3 septembre 2014

Clément Fortin's reply to Mr. Scullion letter of May 15, 2014 regardin his request for Coffin's pardon

Clément Fortin's reply to Mr. Scullion's letter of May 15, 2014
Saint-Sauveur, May 22nd, 2014


Mr. Kerry Scullion, Director/General Counsel

Criminal Conviction Review Group

284 Wellington Street

Ottawa, Ontario

K1A 0H8

                   Re. Wilbert Coffin – Request for pardon

Dear Mr. Scullion

Many thanks for your reply dated May 15, 2014.

In my request for Coffin’s pardon, I mentioned post-traumatic stress and abuse of alcohol as examples of the changes that have taken place in the means of defense that accused may invoke since Coffin's trial was held. But if the impossible were to happen and Coffin's trial were held today, such facts would certainly be introduced as evidence

Having addressed my request to the Minister of Justice and the Minister of Public Safety, I was expecting an answer from them telling me that they launched the process whereby pardon may be granted posthumously to Wilbert Coffin for his criminal conviction of the murder of Richard Lindsey.

Under the Royal Prerogative of Mercy, the Queen has granted a posthumous pardon to Alan Turing convicted of gross indecency. In the maze of Canadian laws and regulations you could surely find a way to achieve the same result in favor of Wilbert Coffin. I hoped that you would help me in seeking Coffin's pardon, and that you should find a way to convince your superiors of the necessity and humane generosity of such a deed.

I do not think that the Coffin family cares about what Ministers are empowered to grant pardon to their beloved one. Let me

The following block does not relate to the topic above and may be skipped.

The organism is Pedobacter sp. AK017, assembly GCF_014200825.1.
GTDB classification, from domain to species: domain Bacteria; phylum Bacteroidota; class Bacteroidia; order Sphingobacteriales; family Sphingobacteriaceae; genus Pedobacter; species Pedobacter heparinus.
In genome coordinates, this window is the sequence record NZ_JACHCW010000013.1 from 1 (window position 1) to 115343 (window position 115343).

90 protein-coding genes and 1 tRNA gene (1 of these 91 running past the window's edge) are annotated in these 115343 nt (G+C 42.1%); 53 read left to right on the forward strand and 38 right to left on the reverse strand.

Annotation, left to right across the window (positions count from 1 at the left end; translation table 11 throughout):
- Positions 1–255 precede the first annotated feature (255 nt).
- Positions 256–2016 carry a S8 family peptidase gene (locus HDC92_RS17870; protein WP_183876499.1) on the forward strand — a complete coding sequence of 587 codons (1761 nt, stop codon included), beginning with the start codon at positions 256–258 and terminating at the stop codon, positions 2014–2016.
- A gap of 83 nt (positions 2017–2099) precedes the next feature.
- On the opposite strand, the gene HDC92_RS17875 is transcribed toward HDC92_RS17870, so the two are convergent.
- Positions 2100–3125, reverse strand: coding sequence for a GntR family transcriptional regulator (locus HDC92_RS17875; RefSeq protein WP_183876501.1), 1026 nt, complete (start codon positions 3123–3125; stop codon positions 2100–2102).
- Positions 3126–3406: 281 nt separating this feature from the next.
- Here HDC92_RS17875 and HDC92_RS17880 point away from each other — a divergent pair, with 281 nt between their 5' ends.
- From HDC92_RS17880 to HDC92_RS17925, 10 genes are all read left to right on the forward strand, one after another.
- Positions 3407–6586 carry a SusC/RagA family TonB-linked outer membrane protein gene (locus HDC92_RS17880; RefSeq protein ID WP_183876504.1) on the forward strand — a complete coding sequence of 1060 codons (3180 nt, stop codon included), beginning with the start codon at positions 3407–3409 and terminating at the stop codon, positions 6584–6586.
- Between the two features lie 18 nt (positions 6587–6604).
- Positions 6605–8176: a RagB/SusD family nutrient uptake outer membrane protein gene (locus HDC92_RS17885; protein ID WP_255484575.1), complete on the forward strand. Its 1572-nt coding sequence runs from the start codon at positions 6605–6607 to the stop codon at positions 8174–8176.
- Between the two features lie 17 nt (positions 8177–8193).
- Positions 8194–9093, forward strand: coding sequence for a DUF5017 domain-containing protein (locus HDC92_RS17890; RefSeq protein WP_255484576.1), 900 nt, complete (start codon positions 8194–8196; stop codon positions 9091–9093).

remind you that many politicians, including the current Minister of Public Safety, pledged support to the Coffin family. Marie Coffin, Wilbert's sister, believed their promises and went around the Gaspé Peninsula selling calendars in the hope that the money she collected would help her brother's case.

Furthermore, it seems preposterous that Crown Ministers would have to wait for a submission from The Association in Defence of the Wrongly Convicted (AIDWYC) to exercise their powers when they know it will never come.

If the Minister of Justice and the Minister of Public Safety tell me that they do not receive my request, I will ask the Prime Minister. In the negative, as a last resort, I will implore the representative of the Queen in Canada.

This affair has been dragging on for more than seven years and thanks to your help it may now come to fruition.

I am sending a copy of your letter and of this letter to the Minister of Justice and Attorney General of Canada and the Minister of Public Safety and Emergency Preparedness asking them again to reply to my request.

Yours truly,

Clément Fortin, retired lawyer

40 de la Marquise Street

Saint-Sauveur (Québec) J0R 1R4





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